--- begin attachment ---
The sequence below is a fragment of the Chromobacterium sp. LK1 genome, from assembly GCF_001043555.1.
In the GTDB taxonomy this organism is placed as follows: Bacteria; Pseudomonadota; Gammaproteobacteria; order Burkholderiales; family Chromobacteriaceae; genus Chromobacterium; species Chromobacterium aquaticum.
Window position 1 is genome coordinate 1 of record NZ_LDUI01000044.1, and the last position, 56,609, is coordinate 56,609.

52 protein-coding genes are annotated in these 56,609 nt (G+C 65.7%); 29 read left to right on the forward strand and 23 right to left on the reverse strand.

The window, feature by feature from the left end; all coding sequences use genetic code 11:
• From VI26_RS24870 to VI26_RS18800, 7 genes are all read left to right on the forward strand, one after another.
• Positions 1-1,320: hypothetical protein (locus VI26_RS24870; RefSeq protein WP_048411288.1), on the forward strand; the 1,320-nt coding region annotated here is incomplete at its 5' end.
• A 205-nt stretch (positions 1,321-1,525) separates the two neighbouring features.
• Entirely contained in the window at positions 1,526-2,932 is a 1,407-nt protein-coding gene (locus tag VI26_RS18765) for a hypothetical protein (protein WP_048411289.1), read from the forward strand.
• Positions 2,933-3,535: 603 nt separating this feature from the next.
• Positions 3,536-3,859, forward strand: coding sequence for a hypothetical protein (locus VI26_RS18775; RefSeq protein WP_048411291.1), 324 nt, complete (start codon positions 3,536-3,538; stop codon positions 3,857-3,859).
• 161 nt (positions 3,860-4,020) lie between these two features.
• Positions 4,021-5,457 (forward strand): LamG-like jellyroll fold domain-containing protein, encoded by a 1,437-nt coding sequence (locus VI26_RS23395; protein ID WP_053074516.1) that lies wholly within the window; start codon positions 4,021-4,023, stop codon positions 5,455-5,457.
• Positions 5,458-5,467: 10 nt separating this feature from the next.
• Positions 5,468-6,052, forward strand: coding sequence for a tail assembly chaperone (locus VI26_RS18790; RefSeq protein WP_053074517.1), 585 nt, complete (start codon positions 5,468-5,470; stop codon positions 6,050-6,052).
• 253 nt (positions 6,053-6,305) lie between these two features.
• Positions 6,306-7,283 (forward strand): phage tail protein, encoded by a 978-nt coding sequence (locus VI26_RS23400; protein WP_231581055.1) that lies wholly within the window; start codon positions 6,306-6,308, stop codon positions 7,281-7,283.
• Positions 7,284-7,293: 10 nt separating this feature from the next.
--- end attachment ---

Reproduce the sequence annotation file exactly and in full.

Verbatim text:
The sequence below is a fragment of the Chromobacterium sp. LK1 genome, from assembly GCF_001043555.1.
In the GTDB taxonomy this organism is placed as follows: Bacteria; Pseudomonadota; Gammaproteobacteria; order Burkholderiales; family Chromobacteriaceae; genus Chromobacterium; species Chromobacterium aquaticum.
Window position 1 is genome coordinate 1 of record NZ_LDUI01000044.1, and the last position, 56,609, is coordinate 56,609.

52 protein-coding genes are annotated in these 56,609 nt (G+C 65.7%); 29 read left to right on the forward strand and 23 right to left on the reverse strand.

The window, feature by feature from the left end; all coding sequences use genetic code 11:
• From VI26_RS24870 to VI26_RS18800, 7 genes are all read left to right on the forward strand, one after another.
• Positions 1-1,320: hypothetical protein (locus VI26_RS24870; RefSeq protein WP_048411288.1), on the forward strand; the 1,320-nt coding region annotated here is incomplete at its 5' end.
• A 205-nt stretch (positions 1,321-1,525) separates the two neighbouring features.
• Entirely contained in the window at positions 1,526-2,932 is a 1,407-nt protein-coding gene (locus tag VI26_RS18765) for a hypothetical protein (protein WP_048411289.1), read from the forward strand.
• Positions 2,933-3,535: 603 nt separating this feature from the next.
• Positions 3,536-3,859, forward strand: coding sequence for a hypothetical protein (locus VI26_RS18775; RefSeq protein WP_048411291.1), 324 nt, complete (start codon positions 3,536-3,538; stop codon positions 3,857-3,859).
• 161 nt (positions 3,860-4,020) lie between these two features.
• Positions 4,021-5,457 (forward strand): LamG-like jellyroll fold domain-containing protein, encoded by a 1,437-nt coding sequence (locus VI26_RS23395; protein ID WP_053074516.1) that lies wholly within the window; start codon positions 4,021-4,023, stop codon positions 5,455-5,457.
• Positions 5,458-5,467: 10 nt separating this feature from the next.
• Positions 5,468-6,052, forward strand: coding sequence for a tail assembly chaperone (locus VI26_RS18790; RefSeq protein WP_053074517.1), 585 nt, complete (start codon positions 5,468-5,470; stop codon positions 6,050-6,052).
• 253 nt (positions 6,053-6,305) lie between these two features.
• Positions 6,306-7,283 (forward strand): phage tail protein, encoded by a 978-nt coding sequence (locus VI26_RS23400; protein WP_231581055.1) that lies wholly within the window; start codon positions 6,306-6,308, stop codon positions 7,281-7,283.
• Positions 7,284-7,293: 10 nt separating this feature from the next.